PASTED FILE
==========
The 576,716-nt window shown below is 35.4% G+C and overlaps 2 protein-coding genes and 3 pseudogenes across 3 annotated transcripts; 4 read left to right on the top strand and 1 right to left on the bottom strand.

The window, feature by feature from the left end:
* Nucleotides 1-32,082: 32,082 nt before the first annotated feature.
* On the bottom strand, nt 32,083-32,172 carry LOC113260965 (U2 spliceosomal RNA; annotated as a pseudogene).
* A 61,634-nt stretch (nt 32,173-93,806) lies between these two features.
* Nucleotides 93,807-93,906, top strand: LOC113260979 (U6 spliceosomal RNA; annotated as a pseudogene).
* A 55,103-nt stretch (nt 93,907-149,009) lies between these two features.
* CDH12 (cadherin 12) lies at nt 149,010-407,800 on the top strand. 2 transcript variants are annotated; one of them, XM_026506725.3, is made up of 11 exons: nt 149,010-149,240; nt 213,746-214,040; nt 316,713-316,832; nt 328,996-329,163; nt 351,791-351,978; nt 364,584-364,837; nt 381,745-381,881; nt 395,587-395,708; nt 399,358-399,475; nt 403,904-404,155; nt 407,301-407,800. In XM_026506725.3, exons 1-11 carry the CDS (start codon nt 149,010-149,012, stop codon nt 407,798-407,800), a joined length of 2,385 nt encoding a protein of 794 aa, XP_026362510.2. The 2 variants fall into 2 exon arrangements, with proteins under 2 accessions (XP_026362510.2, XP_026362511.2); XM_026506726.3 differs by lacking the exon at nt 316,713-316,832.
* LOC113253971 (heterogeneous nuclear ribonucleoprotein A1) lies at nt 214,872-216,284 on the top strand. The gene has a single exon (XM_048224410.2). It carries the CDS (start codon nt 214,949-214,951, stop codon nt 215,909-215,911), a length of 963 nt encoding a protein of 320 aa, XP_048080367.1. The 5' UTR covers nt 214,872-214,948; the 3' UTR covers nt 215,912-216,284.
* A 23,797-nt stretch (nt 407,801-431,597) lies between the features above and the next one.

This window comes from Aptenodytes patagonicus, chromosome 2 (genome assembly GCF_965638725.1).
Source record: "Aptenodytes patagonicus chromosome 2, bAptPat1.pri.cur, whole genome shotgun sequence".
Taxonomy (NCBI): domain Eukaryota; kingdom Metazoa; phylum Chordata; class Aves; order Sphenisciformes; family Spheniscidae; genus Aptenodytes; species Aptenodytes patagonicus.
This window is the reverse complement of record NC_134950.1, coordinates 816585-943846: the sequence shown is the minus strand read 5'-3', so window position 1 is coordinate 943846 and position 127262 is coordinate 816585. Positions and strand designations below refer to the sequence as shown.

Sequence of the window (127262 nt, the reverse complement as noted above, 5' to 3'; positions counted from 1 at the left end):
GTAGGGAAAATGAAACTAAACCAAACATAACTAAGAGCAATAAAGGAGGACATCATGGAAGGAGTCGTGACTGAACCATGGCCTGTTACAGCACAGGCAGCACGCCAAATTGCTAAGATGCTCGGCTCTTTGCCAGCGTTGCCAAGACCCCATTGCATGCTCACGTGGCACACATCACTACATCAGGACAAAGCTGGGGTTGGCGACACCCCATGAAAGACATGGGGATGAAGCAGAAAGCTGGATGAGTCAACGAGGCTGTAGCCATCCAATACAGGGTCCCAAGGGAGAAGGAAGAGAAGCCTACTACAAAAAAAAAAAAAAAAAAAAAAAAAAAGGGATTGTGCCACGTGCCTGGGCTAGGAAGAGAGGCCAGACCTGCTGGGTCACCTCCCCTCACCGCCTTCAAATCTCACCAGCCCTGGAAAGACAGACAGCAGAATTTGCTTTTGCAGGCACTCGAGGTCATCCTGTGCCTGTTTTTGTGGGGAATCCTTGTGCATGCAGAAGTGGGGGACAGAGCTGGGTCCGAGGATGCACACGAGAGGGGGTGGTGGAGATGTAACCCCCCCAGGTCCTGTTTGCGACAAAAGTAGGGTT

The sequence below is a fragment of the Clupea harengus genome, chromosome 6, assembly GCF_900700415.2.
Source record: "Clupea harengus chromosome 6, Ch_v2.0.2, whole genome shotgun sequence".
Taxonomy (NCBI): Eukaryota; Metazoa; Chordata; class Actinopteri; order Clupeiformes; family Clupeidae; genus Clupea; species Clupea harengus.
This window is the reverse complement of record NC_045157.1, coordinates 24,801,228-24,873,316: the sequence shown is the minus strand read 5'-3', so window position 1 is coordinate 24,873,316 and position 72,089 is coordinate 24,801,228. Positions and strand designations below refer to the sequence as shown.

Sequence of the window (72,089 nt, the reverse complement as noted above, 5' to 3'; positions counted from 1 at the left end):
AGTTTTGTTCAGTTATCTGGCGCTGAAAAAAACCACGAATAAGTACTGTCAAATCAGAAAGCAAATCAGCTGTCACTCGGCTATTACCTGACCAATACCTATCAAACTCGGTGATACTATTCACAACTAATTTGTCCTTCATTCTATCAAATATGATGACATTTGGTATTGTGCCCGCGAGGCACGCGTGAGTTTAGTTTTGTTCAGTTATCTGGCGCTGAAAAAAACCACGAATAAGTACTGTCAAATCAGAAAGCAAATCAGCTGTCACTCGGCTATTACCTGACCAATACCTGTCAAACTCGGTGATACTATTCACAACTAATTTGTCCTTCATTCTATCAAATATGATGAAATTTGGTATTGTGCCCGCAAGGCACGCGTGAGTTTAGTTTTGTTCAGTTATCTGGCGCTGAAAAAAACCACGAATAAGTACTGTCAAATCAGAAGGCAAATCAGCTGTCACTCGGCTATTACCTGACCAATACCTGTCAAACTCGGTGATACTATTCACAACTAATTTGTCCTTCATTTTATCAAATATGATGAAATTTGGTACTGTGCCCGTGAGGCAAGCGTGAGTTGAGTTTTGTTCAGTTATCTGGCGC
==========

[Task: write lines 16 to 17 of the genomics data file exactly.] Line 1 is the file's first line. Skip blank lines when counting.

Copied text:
GTAGGGAAAATGAAACTAAACCAAACATAACTAAGAGCAATAAAGGAGGACATCATGGAAGGAGTCGTGACTGAACCATGGCCTGTTACAGCACAGGCAGCACGCCAAATTGCTAAGATGCTCGGCTCTTTGCCAGCGTTGCCAAGACCCCATTGCATGCTCACGTGGCACACATCACTACATCAGGACAAAGCTGGGGTTGGCGACACCCCATGAAAGACATGGGGATGAAGCAGAAAGCTGGATGAGTCAACGAGGCTGTAGCCATCCAATACAGGGTCCCAAGGGAGAAGGAAGAGAAGCCTACTACAAAAAAAAAAAAAAAAAAAAAAAAAAAGGGATTGTGCCACGTGCCTGGGCTAGGAAGAGAGGCCAGACCTGCTGGGTCACCTCCCCTCACCGCCTTCAAATCTCACCAGCCCTGGAAAGACAGACAGCAGAATTTGCTTTTGCAGGCACTCGAGGTCATCCTGTGCCTGTTTTTGTGGGGAATCCTTGTGCATGCAGAAGTGGGGGACAGAGCTGGGTCCGAGGATGCACACGAGAGGGGGTGGTGGAGATGTAACCCCCCCAGGTCCTGTTTGCGACAAAAGTAGGGTT

The sequence below is a fragment of the Clupea harengus genome, chromosome 6, assembly GCF_900700415.2.